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Fish Implanted with Tracking Chips Provide Valuable Data

surgeons implanting a transmitter in a fish

Fish and chips often show up on restaurant menus together, but this pairing also works well for Forest Preserves biologists interested in the lives of our local fish.

In May, six fish from the Busse Reservoir in Elk Grove Village were surgically implanted with radio transmitter chips so biologists can better understand their movements and habitat usage. Staff from the Forest Preserves’ Wildlife and Fisheries sections and veterinary staff of the Chicago Zoological Society (CZS) worked together to perform the surgical procedure on the fish—four muskies, a walleye and a largemouth bass—at McGinnis Field Station in Orland Park.

This ongoing research is critical to determining if forest preserve waterbodies are providing adequate habitat for resident fish. “As the bodies of water at the Forest Preserves are man-made lakes, understanding how the fish use their habitats is valuable information that will help us improve their conditions and ensure their vitality in Cook County,” said Chris Anchor, senior wildlife biologist for the Forest Preserves.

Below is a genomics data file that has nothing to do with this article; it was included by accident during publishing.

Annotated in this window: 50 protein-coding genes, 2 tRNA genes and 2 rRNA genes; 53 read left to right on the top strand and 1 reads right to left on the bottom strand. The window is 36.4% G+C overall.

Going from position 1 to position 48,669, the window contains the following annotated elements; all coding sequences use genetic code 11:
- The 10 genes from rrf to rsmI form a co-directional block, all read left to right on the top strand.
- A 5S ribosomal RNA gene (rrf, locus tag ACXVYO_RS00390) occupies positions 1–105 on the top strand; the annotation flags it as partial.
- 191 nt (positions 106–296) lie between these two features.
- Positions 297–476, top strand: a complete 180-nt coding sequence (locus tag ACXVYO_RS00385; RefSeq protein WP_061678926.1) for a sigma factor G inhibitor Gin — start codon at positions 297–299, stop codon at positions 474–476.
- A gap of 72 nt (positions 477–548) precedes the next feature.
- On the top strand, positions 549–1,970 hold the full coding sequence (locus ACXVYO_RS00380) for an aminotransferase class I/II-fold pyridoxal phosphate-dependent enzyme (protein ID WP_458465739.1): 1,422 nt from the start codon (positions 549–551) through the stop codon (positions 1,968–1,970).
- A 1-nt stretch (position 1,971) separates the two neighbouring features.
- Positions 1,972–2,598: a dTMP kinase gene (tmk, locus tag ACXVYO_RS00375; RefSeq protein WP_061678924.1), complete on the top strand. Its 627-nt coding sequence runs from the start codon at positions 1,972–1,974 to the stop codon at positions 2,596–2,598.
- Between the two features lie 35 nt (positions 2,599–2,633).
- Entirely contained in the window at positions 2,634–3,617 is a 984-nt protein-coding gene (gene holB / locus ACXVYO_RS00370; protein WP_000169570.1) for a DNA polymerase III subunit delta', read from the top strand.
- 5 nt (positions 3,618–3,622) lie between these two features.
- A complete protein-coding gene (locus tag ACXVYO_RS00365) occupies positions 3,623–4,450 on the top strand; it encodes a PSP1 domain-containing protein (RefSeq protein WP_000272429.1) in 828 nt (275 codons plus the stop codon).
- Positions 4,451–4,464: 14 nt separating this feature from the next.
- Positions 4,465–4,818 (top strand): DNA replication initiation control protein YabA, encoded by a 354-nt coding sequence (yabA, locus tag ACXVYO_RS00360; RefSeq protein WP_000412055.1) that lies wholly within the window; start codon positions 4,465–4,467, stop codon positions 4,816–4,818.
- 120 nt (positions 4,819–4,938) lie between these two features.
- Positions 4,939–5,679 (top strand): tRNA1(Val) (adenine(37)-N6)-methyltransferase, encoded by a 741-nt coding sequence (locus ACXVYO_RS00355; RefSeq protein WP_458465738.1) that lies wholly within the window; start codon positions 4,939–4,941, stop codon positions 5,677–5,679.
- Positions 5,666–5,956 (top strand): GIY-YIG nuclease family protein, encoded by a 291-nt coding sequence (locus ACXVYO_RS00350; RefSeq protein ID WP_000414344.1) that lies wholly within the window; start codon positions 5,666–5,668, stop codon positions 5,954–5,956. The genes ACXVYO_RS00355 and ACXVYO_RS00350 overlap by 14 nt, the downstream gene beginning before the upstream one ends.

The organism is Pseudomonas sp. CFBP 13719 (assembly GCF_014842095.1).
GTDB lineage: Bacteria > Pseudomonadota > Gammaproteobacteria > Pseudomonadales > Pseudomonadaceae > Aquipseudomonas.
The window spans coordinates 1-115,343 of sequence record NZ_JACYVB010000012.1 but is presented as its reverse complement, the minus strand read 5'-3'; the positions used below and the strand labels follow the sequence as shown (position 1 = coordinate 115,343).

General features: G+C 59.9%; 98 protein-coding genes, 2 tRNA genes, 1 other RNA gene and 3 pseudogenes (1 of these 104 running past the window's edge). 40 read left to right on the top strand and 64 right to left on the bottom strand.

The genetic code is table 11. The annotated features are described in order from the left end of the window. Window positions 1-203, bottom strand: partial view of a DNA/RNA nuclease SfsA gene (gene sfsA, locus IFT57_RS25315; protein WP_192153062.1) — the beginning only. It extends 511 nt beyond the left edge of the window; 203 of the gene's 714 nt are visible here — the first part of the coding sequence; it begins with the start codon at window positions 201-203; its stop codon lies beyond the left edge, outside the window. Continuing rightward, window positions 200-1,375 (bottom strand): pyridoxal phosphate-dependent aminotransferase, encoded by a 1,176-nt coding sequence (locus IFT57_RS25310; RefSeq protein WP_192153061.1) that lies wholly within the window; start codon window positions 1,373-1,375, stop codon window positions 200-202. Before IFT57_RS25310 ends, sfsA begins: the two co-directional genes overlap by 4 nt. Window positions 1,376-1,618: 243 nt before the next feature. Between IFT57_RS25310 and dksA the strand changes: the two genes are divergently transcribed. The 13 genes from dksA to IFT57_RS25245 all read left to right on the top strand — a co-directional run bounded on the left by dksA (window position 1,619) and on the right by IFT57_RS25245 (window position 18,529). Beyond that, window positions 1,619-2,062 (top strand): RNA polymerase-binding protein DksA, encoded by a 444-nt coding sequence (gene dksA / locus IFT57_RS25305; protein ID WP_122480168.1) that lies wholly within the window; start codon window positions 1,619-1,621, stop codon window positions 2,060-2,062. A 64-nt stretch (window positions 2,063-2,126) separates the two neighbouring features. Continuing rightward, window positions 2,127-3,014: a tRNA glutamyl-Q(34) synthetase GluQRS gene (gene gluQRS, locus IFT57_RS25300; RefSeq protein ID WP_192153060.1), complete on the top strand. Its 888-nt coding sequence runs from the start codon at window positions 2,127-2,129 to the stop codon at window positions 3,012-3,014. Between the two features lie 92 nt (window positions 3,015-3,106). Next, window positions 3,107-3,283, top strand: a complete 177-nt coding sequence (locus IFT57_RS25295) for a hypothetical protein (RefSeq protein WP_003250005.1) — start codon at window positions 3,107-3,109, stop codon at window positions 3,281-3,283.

The entire process takes up to an hour, as the fish are evaluated for overall health, anesthetized in a holding tank with dissolved anesthesia powder, weighed, measured and sexed. The surgery takes about 15 minutes—enough time for CZS veterinarians to carefully implant the transmitter in the abdominal cavity beneath the muscle layer, and then suture the incision. Depending on the size of the fish, the transmitter can be as small as a pencil eraser or as large as human thumb.

Immediately following surgery CZS staff takes blood samples, while Forest Preserves staff tag each fish with an ID number and “Do Not Consume” tag (to alert anyone who might catch them). The fish spend about three weeks in a holding tank recovering, then are released back into Busse Reservoir where they will be studied for roughly a year and half—the standard life of the transmitter’s battery.

This research began as a way to detect movements and spawning habits of walleye. Fish eggs are still collected each year and reared at the Forest Preserves’ hatchery, but now additional data is gathered to gain a broader understanding of how various species of fish use the bodies of water, study predator-prey interactions and identify trends and changes over time.